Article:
#### 4.2. Test #2

_{3}, i.e., AH

_{3}= 16 Ah.

_{a}= 1.079 Adc, I

_{b}= 1.89 Adc, I

_{c}= 2.42 Adc, I

_{d}= 1.86 Adc, I

_{e}= 1.08 Adc, and T = 3.9 h, and the capacity is 27.29 Ah. This indicates that the maximum AEQ current of 1.9 Adc will not be adequate to provide a full capacity equalization. The calculated and measured results are summarized in Table 1.

_{D}= 7 Adc was first performed on the battery in the lab with the BEQ turned off. The measured discharge capacity in this case was 15.27 Ah, which is reasonably close to the predicted 16 Ah.

_{D}= 7 Adc was done with the BEQ on, but the discharge capacity was only 21.73 Ah. This is considerably less that the calculated maximum of 27.29 Ah, which required an average AEQ current of 2.42 Adc. Therefore, the actual maximum value of 1.9 Adc is too low to achieve maximum capacity, but it is still 42.3% above the 15.27 Ah without the BEQ. The results are summarized in Table 1, and a comparison of the Ah capacities of the PEQ and BEQ are shown in Figure 9.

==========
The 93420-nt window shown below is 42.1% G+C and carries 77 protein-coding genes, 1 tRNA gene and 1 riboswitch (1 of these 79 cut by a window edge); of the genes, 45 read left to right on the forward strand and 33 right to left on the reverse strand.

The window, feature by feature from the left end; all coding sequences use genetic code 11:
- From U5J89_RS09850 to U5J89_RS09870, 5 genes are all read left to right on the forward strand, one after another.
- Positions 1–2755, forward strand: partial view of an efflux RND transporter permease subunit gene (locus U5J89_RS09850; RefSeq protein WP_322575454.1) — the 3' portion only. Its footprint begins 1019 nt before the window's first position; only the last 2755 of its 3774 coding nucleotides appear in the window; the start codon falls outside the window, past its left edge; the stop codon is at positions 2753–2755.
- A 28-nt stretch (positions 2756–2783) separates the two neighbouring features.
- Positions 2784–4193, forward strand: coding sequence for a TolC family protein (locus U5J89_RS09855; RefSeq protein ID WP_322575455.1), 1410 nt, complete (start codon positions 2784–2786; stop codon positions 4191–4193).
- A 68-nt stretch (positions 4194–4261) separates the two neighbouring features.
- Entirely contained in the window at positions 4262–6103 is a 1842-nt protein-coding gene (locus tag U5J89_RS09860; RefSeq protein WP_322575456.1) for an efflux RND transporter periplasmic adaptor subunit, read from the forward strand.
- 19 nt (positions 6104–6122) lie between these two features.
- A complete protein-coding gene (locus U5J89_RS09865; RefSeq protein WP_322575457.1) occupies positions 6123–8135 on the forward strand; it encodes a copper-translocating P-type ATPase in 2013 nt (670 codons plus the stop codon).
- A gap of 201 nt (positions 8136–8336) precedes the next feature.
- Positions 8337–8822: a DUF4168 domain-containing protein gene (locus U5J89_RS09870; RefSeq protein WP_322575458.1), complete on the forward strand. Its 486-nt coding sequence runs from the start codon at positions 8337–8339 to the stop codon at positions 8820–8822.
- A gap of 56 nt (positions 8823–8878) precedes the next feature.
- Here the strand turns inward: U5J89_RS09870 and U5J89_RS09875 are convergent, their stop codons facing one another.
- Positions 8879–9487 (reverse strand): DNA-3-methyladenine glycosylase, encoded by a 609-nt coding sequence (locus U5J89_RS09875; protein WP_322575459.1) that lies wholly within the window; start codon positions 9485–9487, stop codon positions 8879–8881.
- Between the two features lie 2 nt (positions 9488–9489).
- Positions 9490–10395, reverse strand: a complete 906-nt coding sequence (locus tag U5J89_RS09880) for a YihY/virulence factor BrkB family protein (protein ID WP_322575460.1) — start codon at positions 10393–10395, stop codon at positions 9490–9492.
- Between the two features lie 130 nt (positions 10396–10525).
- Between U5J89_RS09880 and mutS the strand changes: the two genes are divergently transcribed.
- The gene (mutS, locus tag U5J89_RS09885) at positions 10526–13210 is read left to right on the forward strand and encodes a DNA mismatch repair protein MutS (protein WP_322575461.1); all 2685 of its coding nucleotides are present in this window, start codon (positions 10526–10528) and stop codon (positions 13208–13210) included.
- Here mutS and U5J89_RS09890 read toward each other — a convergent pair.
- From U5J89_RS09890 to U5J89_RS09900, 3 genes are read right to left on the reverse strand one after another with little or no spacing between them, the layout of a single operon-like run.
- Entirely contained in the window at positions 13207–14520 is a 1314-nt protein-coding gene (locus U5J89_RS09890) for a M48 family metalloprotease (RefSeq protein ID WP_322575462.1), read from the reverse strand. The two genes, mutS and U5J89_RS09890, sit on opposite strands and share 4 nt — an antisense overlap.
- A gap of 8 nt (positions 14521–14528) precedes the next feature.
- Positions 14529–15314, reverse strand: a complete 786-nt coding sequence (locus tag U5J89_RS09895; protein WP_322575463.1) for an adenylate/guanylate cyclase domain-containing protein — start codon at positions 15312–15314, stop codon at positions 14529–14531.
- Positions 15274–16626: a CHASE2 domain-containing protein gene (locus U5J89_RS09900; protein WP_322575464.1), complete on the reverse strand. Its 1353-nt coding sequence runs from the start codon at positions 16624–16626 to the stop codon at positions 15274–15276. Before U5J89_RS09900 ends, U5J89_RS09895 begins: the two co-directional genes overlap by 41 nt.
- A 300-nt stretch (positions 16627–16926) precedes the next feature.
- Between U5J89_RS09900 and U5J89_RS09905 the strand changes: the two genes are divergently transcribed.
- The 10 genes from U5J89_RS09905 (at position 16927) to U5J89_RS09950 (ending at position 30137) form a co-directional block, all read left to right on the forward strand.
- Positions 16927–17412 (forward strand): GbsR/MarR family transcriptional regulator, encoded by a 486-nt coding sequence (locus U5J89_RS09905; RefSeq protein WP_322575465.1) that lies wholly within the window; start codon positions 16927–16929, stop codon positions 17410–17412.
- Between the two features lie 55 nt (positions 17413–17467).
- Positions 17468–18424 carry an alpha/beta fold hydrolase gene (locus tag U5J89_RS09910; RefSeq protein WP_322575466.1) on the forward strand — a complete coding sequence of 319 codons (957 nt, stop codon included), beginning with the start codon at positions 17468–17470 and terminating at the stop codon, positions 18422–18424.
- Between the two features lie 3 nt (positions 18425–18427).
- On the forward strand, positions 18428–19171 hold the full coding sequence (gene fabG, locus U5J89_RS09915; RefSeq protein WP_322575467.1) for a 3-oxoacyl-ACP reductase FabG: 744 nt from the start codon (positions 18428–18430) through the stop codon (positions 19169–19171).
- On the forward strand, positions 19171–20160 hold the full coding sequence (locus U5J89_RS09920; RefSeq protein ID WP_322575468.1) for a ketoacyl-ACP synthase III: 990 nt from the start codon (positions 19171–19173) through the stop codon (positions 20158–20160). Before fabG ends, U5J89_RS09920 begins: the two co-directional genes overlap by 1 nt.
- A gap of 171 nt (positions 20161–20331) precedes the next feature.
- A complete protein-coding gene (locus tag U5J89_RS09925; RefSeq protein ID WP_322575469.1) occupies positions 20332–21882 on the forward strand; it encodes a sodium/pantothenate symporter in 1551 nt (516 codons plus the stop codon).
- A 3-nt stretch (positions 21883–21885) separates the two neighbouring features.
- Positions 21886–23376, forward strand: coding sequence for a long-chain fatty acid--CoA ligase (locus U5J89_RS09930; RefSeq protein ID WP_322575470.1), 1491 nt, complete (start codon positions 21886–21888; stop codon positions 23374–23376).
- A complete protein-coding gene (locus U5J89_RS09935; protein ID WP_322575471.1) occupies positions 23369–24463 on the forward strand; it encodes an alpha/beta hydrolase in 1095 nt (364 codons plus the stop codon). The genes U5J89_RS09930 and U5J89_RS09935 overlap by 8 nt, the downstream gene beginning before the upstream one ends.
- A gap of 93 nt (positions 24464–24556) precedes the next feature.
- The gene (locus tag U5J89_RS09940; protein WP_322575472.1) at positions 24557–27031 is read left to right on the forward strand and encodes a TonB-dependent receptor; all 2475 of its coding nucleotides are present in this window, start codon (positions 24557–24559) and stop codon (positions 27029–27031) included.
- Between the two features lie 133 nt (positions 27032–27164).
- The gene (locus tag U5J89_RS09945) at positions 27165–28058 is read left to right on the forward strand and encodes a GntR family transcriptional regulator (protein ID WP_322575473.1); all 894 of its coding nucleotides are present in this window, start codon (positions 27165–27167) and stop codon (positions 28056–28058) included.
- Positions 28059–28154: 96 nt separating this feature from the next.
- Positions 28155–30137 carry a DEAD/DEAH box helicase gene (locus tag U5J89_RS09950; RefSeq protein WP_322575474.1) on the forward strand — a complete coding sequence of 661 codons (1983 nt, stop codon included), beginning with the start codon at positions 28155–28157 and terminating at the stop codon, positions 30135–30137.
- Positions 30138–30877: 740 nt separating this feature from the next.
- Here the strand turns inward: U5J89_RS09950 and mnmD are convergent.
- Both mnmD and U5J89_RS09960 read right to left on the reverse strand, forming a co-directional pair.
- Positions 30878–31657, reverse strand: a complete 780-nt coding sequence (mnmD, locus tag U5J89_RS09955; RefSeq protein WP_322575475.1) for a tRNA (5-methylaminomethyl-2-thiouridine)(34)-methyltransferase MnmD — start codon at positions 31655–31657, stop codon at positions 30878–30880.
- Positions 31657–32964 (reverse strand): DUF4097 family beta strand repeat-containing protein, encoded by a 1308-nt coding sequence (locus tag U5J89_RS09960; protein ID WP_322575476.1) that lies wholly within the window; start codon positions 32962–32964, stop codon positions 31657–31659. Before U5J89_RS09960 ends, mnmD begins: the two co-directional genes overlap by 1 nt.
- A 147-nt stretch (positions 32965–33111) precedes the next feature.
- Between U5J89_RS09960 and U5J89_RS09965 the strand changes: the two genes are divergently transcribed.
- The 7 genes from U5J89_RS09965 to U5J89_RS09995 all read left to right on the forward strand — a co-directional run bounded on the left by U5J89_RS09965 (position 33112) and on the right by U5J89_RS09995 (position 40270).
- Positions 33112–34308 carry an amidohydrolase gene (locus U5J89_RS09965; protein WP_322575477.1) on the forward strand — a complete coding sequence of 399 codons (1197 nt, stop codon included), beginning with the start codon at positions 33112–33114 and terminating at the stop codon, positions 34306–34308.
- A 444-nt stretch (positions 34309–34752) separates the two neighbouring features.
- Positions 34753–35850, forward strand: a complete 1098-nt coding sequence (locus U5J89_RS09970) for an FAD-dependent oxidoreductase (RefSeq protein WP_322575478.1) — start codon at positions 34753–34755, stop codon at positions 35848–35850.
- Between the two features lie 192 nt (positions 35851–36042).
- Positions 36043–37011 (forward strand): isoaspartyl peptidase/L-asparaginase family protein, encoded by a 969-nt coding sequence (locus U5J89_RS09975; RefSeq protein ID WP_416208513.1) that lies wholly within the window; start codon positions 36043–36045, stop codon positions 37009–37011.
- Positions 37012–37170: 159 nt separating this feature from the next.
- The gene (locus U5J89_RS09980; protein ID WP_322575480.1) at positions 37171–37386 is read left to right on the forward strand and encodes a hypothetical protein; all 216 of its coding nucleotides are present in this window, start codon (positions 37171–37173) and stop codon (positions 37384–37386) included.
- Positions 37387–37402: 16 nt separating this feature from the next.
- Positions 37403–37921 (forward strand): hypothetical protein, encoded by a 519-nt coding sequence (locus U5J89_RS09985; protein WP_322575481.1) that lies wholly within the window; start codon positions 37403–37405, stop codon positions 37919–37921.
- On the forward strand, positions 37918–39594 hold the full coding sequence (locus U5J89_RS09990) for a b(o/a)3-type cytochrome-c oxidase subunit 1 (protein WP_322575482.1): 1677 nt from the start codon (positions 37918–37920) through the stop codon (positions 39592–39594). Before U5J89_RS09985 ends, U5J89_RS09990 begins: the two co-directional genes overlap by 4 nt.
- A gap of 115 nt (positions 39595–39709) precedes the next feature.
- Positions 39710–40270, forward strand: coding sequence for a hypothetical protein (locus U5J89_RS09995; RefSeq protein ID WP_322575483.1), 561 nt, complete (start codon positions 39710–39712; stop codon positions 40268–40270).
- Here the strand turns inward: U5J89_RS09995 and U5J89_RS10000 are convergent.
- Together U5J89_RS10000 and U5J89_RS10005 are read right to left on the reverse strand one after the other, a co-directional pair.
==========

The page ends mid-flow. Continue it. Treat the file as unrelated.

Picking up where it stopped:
## 5. Summary

## Author Contributions

## Funding

## Conflicts of Interest

## Glossary

Adc | DC Amps |

Ah | Amp Hours |

BEQ | Bilevel Equalizer |

EQU | Equalizer |

FET | Field Effect Transistor |

h | Hours |

I | Current |

PEQ | Passive Equalizer |

AEQ | Active Equalizer |

T | Time |

Vdc | DC Voltage |

## References

- Second-Life Electric Vehicle Batteries 2019–2029. Available online: http://www.idtechex.com/research/reports/second-life-electric-vehicle-batteries-2019-2029-000626.asp (accessed on 3 March 2019).
- Li, H.; Alsolami, M.; Yang, S.; Alsmadi, Y.M.; Wang, J. Lifetime Test Design for Second-Use Electric Vehicles Batteries in Residential Applications. IEEE Trans. Sustain. Energy
**2017**, 8, 1736–1746. [Google Scholar] [CrossRef] - Gohla-Neudecker, B.; Bowler, M.; Mohr, S. Battery 2nd Life: Leveraging the Sustainability Potential of EVs and Renewable Energy Grid Integration. In Proceedings of the 2015 International Conference on Clean Electrical Power (ICCEP), Taormina, Italy, 16–18 June 2015; pp. 311–318. [Google Scholar]
- Abdel-Monem, M.; Hegazy, O.; Omar, N.; Trad, K.; van den Bossche, P.; van Mierlo, J. Lithium-Ion Batteries: Comprehensive Technical Analysis of Second-Life Batteries for Smart Grid Applications. In Proceedings of the 2017 19th European Conference on Power Electronics and Applications (EPE’17 ECCE Europe), Warsaw, Poland, 11–14 September 2017. [Google Scholar]
- Linear Technology. LTC6804-1/LTC6804-2 Multicell Battery Monitors; Linear Technology Corporation: Milipitas, CA, USA, 2013. [Google Scholar]